Jake's in Beijing for the Olympics and got a tour round the Olympic Village, where 16,000 competitors will stay.
He tells us what it's like.
I've always wondered what an Athletes' Village is like at an Olympic Games.
In my imagination it's like a city where only supreme beings are allowed to exist and intimidatingly powerful people sit around flexing their biceps.
Well I've finally got the chance to find out about this most sacred of living quarters as I was given an escorted tour around the village here at the Games.
The Olympic Village
The stats alone are mindblowing.
- 128 tower blocks to house athletes and team members
- Over 4,000 staff on hand to keep the place looking trim
- 33,000 meals a day being served by the 2,400 kitchen staff - apparently Peking Duck is a menu favourite.
Not that I got to experience these food masterpieces. Our tour was very much a controlled glimpse at village life.
Once Eric - my producer - and I had found the bus to get us to the village, we were welcomed by two booming American voices explaining the schedule, asking us to "respect the athletes' privacy" and most of all, keeping in a group behind the barriers.
Team GB bedroom
To be fair to our tour leaders, 30 members of the media all looking for their own story, answering phones and ignoring rules isn't easy.
So, thoughts on the village?
It's a bit like a university campus.
Just like uni there are young people hanging out on every corner, huge dining halls where some lonely souls tucked into their specific Olympic meals alone while others, mainly the Norwegians, sat in a huge group eating together and enjoying each others' company.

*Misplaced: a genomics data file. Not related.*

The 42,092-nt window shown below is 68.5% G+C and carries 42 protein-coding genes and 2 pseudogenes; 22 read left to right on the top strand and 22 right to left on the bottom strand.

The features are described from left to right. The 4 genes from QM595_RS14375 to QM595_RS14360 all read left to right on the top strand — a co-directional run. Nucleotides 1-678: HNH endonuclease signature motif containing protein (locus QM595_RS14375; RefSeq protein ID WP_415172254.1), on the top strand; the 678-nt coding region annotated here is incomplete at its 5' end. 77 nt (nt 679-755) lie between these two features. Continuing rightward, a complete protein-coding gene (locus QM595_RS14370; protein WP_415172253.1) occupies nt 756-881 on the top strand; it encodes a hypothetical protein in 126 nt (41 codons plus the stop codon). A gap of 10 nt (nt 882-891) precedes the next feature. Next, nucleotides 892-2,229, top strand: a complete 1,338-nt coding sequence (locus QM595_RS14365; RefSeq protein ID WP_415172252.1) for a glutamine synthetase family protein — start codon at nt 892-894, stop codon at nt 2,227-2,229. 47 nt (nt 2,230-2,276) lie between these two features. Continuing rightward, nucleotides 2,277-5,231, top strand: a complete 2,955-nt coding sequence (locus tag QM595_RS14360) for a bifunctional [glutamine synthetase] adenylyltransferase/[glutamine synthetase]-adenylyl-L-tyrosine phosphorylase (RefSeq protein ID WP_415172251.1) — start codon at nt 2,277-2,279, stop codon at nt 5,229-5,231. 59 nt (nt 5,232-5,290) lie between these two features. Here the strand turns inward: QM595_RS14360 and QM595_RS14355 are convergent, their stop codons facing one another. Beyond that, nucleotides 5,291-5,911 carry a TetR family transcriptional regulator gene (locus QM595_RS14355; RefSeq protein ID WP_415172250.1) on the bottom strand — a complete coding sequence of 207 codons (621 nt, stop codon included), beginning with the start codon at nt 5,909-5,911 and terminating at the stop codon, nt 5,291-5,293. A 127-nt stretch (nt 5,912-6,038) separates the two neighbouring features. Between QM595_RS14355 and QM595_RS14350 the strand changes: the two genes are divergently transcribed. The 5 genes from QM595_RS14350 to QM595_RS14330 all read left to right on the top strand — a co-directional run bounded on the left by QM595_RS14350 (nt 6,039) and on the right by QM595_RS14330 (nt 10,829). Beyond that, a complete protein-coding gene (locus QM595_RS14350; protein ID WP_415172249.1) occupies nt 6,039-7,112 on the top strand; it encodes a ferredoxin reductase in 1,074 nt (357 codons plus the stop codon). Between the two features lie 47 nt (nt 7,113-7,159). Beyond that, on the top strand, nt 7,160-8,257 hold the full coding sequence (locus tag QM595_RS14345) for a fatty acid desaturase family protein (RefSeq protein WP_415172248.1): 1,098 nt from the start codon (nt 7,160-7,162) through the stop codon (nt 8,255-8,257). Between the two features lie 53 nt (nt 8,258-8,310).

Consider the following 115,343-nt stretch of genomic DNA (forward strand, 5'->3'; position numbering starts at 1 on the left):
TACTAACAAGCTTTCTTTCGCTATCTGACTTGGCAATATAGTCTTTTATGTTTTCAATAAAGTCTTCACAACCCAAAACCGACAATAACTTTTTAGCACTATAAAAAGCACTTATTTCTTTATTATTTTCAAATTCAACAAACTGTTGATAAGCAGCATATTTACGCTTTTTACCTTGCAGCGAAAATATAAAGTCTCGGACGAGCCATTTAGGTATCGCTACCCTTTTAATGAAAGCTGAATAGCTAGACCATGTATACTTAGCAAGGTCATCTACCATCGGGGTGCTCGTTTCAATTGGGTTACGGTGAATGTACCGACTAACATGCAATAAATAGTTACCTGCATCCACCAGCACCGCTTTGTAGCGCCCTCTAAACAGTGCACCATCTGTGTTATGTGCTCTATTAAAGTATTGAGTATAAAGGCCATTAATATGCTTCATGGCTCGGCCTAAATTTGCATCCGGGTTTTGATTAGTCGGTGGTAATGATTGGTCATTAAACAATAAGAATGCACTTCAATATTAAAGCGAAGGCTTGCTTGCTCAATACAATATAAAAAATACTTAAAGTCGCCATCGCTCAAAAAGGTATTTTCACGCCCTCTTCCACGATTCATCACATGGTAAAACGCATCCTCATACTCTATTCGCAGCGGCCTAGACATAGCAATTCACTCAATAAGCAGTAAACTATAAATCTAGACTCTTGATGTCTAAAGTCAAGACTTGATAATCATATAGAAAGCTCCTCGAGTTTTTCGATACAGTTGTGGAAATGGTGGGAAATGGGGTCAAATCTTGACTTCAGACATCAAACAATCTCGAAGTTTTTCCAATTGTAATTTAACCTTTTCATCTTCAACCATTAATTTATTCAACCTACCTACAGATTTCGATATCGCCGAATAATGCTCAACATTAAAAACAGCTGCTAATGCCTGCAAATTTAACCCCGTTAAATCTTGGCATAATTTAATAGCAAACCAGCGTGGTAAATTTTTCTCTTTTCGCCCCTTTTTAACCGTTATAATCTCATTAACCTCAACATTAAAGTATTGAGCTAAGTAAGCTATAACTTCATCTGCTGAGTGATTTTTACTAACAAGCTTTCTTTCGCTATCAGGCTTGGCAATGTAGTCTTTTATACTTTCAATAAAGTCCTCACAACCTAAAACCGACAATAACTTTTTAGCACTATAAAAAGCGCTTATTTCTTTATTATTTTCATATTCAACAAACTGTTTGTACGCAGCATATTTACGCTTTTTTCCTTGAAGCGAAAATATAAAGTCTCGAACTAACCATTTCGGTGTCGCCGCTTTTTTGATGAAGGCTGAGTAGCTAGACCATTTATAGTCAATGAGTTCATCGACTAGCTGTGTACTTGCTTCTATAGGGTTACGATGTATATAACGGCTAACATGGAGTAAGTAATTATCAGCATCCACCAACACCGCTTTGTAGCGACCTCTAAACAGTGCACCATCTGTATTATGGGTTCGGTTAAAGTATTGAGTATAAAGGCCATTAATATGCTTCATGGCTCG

We visited the impressive gym where an Iranian judo player lifted an unbelievable number of weights, not sure who he was but I wouldn't want to meet him on the judo mat in a +100kg bout.
I'd last all of three seconds! I just hope we didn't ruin his workout with our cameras, photos and questions.
We glimpsed the apartments which to be honest looked like they were finished in a bit of a rush, but are pretty comfy.
I was surprised to find that the one we visited (we were told they're all alike) had no TV or sitting room, just a central dining room-type area, bathroom and three bedrooms.
Dining room for some of Team GB
Does this mean athletes tend to go to communal areas to chill out? I imagine they'd be better off having a more private area to relax.
I know where I'd be spending my time if I'd made the qualifying criteria in the 100 metres (an event I've always fancied) - at the outdoor 50m pool that was full of athletes practising their starts. And rather randomly one guy zipping up and down wearing a snorkel and mask and flippers!!
So now I know. Yes the village does make me wish I'd spent six days a week for 20 years adding muscle bulk, dedicating myself to my chosen sport, and being rewarded with a Team GB outfit.
However, I also got the impression that the village is an essential part of an athlete's preparation for the Games.
Jake meets the chef
Everything is catered for, you're surrounded by like-minded people, and it's a place where the pressures of the nation's expectations seem to melt away in a world where DVDs, relaxation and last-minute fine-tuning of the mind take priority.
The day before the Games started it was relaxed and fun, but once the Games start, and the heartbreak or success follows the Olympians back to their digs, I expect it'll be a little more edgy.
Right, I'm off to bulk up in case my Iranian friend comes looking for me!